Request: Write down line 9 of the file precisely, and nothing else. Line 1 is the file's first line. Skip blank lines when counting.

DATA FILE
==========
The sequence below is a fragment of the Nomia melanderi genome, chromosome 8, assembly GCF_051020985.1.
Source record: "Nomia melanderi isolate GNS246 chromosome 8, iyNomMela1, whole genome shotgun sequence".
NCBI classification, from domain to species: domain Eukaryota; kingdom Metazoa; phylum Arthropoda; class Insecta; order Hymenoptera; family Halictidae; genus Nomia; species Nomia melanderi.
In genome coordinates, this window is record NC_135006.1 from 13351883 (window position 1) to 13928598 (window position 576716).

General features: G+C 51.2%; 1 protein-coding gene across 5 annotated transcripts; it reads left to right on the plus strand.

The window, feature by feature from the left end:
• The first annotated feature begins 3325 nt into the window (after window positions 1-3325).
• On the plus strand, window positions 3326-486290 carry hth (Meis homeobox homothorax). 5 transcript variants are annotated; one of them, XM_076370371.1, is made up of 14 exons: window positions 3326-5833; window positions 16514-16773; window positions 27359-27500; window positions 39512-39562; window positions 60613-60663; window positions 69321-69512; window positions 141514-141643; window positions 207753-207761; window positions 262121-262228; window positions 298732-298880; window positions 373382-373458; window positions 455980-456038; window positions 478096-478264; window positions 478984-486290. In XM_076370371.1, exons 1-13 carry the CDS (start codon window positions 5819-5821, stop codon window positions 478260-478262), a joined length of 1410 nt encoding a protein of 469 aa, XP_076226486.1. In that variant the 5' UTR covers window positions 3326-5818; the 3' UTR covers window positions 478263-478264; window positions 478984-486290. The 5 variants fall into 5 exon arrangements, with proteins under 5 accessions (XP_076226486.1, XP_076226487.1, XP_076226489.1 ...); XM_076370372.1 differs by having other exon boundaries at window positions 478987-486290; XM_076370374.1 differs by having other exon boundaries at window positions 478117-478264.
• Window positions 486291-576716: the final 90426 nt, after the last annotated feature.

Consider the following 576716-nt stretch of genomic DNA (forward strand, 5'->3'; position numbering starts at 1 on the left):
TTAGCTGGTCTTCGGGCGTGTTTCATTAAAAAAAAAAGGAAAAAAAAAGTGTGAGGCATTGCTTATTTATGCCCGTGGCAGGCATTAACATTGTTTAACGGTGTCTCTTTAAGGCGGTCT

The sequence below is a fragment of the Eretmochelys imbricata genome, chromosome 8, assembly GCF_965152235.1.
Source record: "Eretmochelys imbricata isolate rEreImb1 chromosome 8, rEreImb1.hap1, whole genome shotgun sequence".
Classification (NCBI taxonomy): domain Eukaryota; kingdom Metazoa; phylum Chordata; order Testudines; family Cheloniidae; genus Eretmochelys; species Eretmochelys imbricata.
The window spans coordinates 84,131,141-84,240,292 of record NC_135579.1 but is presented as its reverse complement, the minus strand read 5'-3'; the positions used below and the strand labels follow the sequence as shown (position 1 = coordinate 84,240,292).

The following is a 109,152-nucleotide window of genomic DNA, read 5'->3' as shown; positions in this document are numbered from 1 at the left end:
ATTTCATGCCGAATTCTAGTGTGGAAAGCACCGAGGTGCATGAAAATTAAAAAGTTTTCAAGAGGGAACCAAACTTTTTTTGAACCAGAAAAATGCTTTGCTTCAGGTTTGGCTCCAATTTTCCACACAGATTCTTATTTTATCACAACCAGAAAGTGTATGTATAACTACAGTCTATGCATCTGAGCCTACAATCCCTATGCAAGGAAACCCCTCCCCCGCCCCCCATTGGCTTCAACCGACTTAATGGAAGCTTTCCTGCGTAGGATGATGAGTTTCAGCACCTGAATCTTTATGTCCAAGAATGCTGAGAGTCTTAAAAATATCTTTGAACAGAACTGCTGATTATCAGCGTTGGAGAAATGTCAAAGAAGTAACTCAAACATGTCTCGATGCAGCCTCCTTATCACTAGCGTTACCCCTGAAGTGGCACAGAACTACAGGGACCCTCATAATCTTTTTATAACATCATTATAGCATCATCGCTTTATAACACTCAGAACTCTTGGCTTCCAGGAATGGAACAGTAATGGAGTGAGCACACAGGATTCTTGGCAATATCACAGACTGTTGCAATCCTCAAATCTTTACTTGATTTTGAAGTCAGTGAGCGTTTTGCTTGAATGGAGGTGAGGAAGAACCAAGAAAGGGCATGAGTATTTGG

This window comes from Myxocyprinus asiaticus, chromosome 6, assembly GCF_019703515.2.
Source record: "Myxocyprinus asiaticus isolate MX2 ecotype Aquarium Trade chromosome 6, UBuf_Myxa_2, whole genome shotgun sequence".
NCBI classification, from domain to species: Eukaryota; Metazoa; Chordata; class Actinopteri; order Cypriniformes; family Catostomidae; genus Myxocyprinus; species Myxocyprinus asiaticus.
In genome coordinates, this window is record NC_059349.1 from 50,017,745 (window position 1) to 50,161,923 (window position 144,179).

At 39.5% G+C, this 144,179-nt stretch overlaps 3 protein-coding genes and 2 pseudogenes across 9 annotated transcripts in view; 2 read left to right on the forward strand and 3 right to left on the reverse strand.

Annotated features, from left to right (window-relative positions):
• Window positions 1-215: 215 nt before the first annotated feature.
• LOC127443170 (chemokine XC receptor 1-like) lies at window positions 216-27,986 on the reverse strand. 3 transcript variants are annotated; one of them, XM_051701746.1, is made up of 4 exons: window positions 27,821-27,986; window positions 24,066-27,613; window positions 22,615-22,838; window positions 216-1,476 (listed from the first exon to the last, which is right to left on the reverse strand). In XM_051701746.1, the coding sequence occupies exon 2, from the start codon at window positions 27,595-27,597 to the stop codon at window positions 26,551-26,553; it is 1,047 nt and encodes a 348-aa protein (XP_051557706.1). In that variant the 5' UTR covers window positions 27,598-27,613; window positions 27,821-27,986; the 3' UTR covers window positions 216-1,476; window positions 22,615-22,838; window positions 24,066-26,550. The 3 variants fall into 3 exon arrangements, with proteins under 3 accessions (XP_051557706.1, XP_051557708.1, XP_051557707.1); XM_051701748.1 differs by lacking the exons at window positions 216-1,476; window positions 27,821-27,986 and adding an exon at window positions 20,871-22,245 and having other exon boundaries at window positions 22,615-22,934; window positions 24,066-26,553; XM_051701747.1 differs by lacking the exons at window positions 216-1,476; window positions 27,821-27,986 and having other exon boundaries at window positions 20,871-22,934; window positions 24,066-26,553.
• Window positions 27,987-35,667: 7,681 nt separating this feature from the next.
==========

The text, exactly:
• Window positions 486291-576716: the final 90426 nt, after the last annotated feature.